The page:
In the Old Testament, Israel were exhorted repeatedly to ‘remember’ God’s faithfulness and His works. Israel drew on God’s record in their own community’s history to survive and thrive in the present and future.
I discovered what I lost when I had a child. Without the consistent support of my parents or in-laws, I felt scared and ill-equipped. I had no resources to draw from to look after a new baby. What God showed me was love demonstrated through the 1st generation aunties. They used their professional skills in occupational and speech therapy, prepared nutritious meals and soups; some became my stand-in parents, comforting me in my struggles and admitting their advice is too old-school for me.
Conversely, I was able to serve them by helping them in their struggle to love and understand their Gen Z and Millennial offspring. Till now, I value the advice my parents Whatsapp me when my daughter is sick with the family remedies that worked for me – advice I just can’t find on Google.
Of course, it is not easy. Having our parents and in-laws around can be very frustrating. Increased contact brings increased potential conflict. But through these times we are building resources in faithfulness.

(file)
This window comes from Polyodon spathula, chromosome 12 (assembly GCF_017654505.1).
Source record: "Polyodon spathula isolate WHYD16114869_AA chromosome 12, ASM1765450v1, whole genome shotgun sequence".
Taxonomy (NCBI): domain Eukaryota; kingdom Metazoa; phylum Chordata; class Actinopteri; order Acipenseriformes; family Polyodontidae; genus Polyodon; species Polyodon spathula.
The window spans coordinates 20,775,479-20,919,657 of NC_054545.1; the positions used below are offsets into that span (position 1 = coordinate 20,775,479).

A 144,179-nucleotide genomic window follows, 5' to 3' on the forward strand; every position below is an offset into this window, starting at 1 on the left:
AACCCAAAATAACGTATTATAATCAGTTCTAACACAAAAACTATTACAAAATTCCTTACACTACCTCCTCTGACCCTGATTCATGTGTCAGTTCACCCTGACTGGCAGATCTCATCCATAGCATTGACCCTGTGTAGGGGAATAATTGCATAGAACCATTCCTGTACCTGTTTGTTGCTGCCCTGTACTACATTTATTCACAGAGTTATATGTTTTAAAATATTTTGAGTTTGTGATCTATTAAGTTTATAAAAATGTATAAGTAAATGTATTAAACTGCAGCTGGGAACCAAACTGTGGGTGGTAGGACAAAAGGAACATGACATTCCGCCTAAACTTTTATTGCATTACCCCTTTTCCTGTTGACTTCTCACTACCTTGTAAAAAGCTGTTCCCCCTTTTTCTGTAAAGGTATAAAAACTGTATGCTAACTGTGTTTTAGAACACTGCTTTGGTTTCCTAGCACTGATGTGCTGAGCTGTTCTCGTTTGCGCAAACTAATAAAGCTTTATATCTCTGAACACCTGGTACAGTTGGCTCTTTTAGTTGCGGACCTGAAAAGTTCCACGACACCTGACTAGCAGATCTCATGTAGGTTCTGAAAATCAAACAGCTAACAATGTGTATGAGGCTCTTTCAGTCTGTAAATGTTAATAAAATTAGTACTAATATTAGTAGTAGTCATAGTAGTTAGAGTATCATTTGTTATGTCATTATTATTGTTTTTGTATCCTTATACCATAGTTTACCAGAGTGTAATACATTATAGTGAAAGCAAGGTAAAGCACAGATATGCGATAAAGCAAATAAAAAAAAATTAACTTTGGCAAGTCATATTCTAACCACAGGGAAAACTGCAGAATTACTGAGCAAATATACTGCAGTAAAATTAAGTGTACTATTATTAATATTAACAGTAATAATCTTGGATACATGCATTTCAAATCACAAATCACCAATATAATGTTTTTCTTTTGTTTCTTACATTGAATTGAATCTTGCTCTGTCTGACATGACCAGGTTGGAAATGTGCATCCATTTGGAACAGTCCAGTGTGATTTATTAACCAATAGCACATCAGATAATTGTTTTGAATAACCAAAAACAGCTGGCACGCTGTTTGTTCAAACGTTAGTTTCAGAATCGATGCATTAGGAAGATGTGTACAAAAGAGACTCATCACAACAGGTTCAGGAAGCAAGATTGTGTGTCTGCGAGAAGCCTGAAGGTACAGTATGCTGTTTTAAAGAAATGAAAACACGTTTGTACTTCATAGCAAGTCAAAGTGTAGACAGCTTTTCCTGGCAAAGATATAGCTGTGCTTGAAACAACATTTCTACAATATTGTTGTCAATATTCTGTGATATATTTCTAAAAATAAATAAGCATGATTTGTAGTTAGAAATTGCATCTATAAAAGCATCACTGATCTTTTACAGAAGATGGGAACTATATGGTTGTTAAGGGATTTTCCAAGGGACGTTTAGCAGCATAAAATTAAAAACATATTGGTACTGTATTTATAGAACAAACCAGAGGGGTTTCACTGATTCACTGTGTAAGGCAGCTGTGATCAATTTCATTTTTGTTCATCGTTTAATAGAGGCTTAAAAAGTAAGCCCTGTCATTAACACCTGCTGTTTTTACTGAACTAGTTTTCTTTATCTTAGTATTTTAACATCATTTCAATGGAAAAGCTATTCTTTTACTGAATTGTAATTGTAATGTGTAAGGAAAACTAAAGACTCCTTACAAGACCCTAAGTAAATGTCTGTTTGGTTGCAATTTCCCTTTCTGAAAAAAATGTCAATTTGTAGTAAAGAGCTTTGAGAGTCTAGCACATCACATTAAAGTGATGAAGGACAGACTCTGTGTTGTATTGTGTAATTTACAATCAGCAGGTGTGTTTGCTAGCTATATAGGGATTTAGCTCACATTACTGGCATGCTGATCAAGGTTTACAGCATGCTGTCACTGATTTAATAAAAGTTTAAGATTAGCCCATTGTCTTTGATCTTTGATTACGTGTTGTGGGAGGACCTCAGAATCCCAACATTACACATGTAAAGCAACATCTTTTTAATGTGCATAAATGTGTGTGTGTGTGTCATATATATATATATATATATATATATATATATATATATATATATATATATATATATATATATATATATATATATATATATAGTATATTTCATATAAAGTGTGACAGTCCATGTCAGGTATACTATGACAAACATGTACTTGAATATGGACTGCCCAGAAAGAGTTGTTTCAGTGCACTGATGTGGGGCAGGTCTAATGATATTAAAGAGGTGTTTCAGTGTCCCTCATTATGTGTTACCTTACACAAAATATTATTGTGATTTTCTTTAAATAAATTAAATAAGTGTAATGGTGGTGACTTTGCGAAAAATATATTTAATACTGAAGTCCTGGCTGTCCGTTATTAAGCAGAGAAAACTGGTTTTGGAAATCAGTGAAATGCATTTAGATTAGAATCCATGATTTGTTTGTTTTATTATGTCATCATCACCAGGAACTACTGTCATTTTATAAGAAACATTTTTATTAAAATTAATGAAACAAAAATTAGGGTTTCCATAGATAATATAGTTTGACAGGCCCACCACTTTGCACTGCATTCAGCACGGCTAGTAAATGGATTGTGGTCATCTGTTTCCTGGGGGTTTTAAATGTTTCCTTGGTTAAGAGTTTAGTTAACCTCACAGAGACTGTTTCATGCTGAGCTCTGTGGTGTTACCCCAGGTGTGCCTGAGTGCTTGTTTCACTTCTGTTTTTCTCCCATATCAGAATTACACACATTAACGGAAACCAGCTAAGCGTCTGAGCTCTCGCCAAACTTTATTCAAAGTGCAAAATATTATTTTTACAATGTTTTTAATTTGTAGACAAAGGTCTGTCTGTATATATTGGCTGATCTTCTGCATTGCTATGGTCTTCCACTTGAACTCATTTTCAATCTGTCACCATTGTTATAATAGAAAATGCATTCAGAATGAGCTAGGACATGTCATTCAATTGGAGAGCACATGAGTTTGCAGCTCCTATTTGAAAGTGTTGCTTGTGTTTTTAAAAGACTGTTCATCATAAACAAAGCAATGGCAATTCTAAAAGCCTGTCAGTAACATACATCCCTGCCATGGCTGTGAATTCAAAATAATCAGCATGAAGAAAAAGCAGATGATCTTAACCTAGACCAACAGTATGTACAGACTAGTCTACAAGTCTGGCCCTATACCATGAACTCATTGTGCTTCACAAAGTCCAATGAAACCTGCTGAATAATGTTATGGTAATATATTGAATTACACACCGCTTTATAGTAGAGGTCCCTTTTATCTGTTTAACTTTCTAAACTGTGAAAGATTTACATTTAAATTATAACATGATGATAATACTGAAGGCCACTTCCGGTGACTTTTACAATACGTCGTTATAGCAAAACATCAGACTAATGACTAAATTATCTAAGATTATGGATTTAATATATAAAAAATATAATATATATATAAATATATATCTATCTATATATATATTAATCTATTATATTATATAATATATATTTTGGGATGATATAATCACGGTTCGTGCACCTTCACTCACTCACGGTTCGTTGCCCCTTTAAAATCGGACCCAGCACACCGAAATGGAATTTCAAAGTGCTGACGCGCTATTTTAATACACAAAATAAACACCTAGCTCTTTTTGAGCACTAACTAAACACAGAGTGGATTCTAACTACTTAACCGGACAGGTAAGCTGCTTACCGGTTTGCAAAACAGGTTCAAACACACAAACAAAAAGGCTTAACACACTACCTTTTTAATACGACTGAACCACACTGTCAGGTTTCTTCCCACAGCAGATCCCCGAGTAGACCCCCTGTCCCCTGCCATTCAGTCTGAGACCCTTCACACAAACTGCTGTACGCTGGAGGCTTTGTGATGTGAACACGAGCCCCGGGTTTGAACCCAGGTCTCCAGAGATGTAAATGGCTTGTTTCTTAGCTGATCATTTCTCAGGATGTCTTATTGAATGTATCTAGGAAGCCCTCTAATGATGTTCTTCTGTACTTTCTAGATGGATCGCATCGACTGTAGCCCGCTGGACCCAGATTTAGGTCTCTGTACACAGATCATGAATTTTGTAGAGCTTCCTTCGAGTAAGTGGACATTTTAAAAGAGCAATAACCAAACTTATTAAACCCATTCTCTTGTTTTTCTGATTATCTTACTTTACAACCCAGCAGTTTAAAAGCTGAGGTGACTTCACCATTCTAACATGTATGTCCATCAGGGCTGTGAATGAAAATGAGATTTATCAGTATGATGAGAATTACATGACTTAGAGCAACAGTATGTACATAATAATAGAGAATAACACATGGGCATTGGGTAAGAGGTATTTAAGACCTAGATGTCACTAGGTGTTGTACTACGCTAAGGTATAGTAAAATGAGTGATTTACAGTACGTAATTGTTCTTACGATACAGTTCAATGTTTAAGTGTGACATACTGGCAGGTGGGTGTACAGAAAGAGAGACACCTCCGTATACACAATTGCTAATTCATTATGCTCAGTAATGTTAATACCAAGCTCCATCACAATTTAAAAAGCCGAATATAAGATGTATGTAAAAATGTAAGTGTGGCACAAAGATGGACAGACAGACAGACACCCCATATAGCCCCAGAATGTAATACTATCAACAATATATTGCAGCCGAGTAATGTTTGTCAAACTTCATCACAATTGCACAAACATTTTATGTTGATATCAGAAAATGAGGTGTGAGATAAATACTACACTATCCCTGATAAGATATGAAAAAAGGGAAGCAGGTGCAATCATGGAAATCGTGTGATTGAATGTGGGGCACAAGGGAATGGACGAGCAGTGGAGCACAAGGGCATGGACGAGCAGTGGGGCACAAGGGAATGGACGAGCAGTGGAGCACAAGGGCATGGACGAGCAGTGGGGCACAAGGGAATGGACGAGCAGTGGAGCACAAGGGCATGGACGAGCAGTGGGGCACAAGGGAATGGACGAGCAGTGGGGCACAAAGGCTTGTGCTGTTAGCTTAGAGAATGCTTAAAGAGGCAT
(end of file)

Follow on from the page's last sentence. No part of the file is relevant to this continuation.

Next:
Our success is interconnected. The gospel ‘wins’ through mutual sacrifice. In Australia, we are seeing many non-believing new Chinese families. They are multi-generational – from grandparents, parents, students to kids now attending school. In order to reach them holistically, we need churches that cater to families for the 1st, 2nd and 3rd generation. We can only reach them if we work meaningfully together and acknowledge we need each other: we need each other’s cultures, languages and potentially, each other’s theology.
There is even more at stake when we consider the global church. Bi-cultural Christians are often touted as being able to connect the Western church with the Global South. The church in China is growing quickly – they have their own practices and theology, even if it is less articulated compared with Western Christianity. If the 2nd generation is unable to engage with their own [Chinese] culture beyond the ‘tourist treatment’: consuming the food and aesthetics without meaningful engagement with the people, we have no hope of reaching the new Chinese amongst us and further, the churches in the West and the Global South will be disconnected.
Can we see conflict as an opportunity? An opportunity for faithfulness? To demonstrate that we are Jesus’s disciples because we love one another? A lofty ideal, but what stands in the way?
At this point maybe you feel defensive. Maybe you feel that the hurt is too deep. Maybe you have been the victim of abusive and bullying behaviour within the church. How can we possibly work with and reach people with whom we so profoundly differ?
There is hope in the gospel. I hope to unpack this in the coming months.
EDIT: Thanks for this response all. I’m in the process of developing training material to tackle this issue in our churches. If you are interested in this training, fill out this form.
[i] Jonathan Tran, “Keynote Presentation #1 Why Asian American Christianity Has No Future: The Over against, Leaving Behind, and Separation From of Asian American Christian Identity,” ed. Russell Yee and Young Lee Hertig, Society of Asian North American Christian Studies, 2010.